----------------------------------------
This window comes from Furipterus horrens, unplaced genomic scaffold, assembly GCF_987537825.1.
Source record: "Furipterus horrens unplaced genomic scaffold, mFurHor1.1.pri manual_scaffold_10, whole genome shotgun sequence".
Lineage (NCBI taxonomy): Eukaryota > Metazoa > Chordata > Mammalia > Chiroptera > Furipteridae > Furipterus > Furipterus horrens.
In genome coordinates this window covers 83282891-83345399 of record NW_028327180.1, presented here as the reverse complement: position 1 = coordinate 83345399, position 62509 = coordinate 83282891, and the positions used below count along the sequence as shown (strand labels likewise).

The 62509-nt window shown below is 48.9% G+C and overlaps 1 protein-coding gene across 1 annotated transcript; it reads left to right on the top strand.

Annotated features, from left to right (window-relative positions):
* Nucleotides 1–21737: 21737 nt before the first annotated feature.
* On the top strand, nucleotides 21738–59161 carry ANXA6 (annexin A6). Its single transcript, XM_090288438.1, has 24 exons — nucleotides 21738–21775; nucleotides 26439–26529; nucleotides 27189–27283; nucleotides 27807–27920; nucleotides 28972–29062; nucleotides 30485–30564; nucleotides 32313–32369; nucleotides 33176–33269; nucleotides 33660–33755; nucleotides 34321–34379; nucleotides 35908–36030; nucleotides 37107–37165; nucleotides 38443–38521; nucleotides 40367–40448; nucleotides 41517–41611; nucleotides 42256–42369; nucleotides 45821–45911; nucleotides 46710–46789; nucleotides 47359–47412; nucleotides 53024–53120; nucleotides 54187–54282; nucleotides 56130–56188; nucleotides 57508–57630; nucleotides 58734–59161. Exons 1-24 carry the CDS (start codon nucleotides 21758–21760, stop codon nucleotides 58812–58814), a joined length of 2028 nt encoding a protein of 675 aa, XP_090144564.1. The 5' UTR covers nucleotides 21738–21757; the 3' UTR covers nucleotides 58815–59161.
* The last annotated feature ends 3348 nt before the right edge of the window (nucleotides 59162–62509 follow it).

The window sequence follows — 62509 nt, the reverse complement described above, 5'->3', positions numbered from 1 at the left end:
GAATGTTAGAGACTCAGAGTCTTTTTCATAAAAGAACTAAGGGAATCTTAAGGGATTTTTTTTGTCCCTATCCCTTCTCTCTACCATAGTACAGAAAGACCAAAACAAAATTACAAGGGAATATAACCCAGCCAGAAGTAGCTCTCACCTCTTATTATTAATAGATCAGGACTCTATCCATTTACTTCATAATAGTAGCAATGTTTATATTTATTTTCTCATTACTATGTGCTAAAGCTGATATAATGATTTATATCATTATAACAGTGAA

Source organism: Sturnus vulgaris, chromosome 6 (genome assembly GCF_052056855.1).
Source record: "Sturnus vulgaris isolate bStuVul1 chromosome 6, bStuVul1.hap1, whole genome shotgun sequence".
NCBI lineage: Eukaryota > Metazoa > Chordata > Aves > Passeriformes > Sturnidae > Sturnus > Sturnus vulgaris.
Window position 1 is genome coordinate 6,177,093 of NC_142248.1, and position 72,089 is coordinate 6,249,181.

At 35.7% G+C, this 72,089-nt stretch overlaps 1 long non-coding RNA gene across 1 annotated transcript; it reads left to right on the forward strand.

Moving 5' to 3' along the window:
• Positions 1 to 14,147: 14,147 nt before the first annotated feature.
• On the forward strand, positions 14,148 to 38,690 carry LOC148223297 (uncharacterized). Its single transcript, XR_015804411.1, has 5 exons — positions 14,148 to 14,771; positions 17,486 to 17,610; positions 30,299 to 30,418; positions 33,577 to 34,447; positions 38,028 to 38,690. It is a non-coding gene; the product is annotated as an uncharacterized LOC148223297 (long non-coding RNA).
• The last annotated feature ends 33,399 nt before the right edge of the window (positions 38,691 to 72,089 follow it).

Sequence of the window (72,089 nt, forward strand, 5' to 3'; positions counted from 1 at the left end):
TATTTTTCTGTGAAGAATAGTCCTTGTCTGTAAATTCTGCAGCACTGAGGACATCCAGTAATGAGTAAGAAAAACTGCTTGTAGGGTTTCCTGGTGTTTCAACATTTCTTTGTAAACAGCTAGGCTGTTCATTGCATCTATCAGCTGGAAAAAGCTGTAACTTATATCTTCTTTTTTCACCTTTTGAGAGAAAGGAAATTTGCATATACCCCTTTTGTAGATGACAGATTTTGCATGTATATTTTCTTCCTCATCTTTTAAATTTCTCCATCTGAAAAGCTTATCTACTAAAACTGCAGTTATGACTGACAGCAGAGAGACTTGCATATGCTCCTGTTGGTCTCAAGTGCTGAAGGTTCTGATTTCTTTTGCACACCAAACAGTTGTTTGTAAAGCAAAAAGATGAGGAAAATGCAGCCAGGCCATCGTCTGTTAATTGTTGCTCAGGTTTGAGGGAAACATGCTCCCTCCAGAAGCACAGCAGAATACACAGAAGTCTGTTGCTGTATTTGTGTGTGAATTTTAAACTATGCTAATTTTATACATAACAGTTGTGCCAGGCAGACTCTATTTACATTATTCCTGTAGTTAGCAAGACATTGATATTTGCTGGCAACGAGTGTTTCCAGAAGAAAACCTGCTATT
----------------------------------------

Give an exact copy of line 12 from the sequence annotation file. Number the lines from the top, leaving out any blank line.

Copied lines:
Source organism: Sturnus vulgaris, chromosome 6 (genome assembly GCF_052056855.1).